FCC Expected to Act on Broadcast TV Spectrum Auctions in November
WASHINGTON: The FCC intends to formalize rules by which TV broadcasters voluntarily relinquish spectrum in return for compensation. Establishing incentive auctions is among three items announced today by FCC Chairman Julius Genachowski for the commission’s November agenda.
“In these two-sided auctions, we propose that current spectrum licensees, such as TV broadcasters, could voluntarily relinquish spectrum; the FCC would then auction spectrum for flexible wireless broadband, and some portion of the proceeds would be shared with the old licensee,” Genachowski said at a Spectrum Summit held today at the commission.
Paying broadcasters to hand over spectrum is a “big idea,” the chairman allowed, adding that the need for wireless broadband in the country was proportional. A white paper on freeing spectrum for wireless broadband was also released at the Summit. It reiterated much of what the Genachowski commission’s been saying since it rolled out the National Broadband Plan last March: That a spectrum shortage looms.
According to today’s white paper, the spectrum “deficit” for wireless devices will hit 300 MHz within five years. However, it notes that a baseline of 170 MHz was used to model national needs, rather than the 547 MHz actually licensed for mobile broadband and voice.
“The majority of the remaining 377 MHz has been made available within the past six years and is just now coming online,” the document says. The paper mostly emphasizes how the use of wireless devices will outpace baseline available spectrum and technology.
Many broadcasters have publicly denounced interest in trading in spectrum, but times are tough and many stations are suffering financially. Genachowski said he was “pleased that broadcasters are thinking seriously” about incentive auctions.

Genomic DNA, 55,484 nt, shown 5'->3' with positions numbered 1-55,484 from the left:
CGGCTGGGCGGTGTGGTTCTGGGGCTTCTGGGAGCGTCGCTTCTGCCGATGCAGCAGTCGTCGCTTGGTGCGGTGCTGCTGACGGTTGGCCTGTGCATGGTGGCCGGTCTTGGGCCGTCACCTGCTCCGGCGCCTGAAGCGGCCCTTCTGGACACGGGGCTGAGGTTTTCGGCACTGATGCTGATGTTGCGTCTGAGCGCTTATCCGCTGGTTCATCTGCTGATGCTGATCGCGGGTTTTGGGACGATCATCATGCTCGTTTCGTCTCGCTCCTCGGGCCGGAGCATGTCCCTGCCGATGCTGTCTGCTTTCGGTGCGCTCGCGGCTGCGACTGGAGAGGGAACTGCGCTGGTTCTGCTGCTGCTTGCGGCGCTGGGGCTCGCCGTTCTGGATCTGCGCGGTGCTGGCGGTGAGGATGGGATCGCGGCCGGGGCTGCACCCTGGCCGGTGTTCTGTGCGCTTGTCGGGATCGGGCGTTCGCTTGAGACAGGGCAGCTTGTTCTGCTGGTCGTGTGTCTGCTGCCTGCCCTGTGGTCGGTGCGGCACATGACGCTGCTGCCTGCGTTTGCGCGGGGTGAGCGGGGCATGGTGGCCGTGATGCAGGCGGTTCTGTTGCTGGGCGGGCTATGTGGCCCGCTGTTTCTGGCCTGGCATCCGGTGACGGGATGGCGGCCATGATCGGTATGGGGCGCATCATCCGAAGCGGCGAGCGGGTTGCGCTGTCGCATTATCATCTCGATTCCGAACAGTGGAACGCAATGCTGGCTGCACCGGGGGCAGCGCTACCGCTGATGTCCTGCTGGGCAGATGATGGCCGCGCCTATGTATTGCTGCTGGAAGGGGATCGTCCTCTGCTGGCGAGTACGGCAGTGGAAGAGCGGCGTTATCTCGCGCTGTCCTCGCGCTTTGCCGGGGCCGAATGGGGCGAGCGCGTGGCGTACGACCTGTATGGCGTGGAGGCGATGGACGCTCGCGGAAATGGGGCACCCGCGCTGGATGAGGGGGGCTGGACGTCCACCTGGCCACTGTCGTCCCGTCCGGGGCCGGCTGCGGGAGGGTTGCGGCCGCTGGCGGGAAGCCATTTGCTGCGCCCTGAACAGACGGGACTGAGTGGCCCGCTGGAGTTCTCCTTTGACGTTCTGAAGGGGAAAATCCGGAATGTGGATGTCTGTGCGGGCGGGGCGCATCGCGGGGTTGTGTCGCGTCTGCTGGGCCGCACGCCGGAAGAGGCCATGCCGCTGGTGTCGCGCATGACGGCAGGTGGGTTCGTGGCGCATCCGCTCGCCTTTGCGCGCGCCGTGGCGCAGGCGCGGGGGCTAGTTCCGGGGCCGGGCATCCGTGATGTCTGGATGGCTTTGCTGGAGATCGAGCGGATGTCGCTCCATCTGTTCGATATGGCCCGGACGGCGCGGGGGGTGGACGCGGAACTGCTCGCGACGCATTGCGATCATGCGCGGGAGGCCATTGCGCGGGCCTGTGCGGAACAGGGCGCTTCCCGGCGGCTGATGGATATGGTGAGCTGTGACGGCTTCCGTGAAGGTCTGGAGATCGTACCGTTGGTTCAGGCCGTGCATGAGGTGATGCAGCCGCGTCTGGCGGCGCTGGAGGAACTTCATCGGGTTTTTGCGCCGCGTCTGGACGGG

The same proposed rulemaking will include the concept of channel sharing whereby broadcasters are allowed a 6 MHz allotment. It will also seek ways to improve DTV reception in the VHF band, “to make it a more effective option for broadcasters,” Genachowski said.
A second Notice of Proposed Rulemaking Genachowski announced would cover the expansion of the FCC’s experimental licensing program.
“For example, you’ve probably seen the TV ads featuring new potentially life-saving anti-collision systems in cars. That technology requires spectrum, and it was developed using an experimental license,” he said. “Experimental licensing also played a key role in white spaces and super Wi-fi.”
The item would consider easing restrictions on entities testing new services and technology using the radio frequency spectrum. Genachowski said it would give the FCC “on-the-ground intelligence on interference issues.”
The third item for the November agenda is a Notice of Inquiry on secondary markets, such as those relying on spectrum databases, sensing technology or “new innovations in the works at various private companies,” Genachowski said.
The chairman also announced the formation of a Technology Advisory Council, to be headed by Tom Wheeler, managing director of Core Capital Partners and former chief of the CTIA, the lobby representing wireless providers. He’ll be joined by Doug Sicker, the FCC’s chief technologist. Walter Johnson, the commission’s chief of electromagnetic compatibility division, will serve as the council’s designated federal officer, while Julius Knapp, chief of the FCC Office of Engineering and Technology will serve as alternate.
The FCC’s next regular meeting is scheduled for Nov. 30. -- Deborah D. McAdams
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